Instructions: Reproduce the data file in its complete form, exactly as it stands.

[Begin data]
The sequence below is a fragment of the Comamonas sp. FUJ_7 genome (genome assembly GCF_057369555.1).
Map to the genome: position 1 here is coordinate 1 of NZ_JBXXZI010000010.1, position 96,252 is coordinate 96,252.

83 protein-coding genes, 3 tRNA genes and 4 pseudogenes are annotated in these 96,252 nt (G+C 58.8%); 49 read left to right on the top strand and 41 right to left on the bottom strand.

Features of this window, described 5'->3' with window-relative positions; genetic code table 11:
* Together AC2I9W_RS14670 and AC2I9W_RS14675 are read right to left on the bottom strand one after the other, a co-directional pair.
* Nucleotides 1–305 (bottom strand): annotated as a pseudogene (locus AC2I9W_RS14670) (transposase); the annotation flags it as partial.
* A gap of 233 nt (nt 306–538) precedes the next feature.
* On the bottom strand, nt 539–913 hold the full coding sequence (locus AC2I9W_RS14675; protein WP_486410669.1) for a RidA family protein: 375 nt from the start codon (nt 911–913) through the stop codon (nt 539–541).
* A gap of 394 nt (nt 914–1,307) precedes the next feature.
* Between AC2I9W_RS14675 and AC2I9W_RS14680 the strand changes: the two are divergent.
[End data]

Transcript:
The sequence below is a fragment of the Comamonas sp. FUJ_7 genome (genome assembly GCF_057369555.1).
Map to the genome: position 1 here is coordinate 1 of NZ_JBXXZI010000010.1, position 96,252 is coordinate 96,252.

83 protein-coding genes, 3 tRNA genes and 4 pseudogenes are annotated in these 96,252 nt (G+C 58.8%); 49 read left to right on the top strand and 41 right to left on the bottom strand.

Features of this window, described 5'->3' with window-relative positions; genetic code table 11:
* Together AC2I9W_RS14670 and AC2I9W_RS14675 are read right to left on the bottom strand one after the other, a co-directional pair.
* Nucleotides 1–305 (bottom strand): annotated as a pseudogene (locus AC2I9W_RS14670) (transposase); the annotation flags it as partial.
* A gap of 233 nt (nt 306–538) precedes the next feature.
* On the bottom strand, nt 539–913 hold the full coding sequence (locus AC2I9W_RS14675; protein WP_486410669.1) for a RidA family protein: 375 nt from the start codon (nt 911–913) through the stop codon (nt 539–541).
* A gap of 394 nt (nt 914–1,307) precedes the next feature.
* Between AC2I9W_RS14675 and AC2I9W_RS14680 the strand changes: the two are divergent.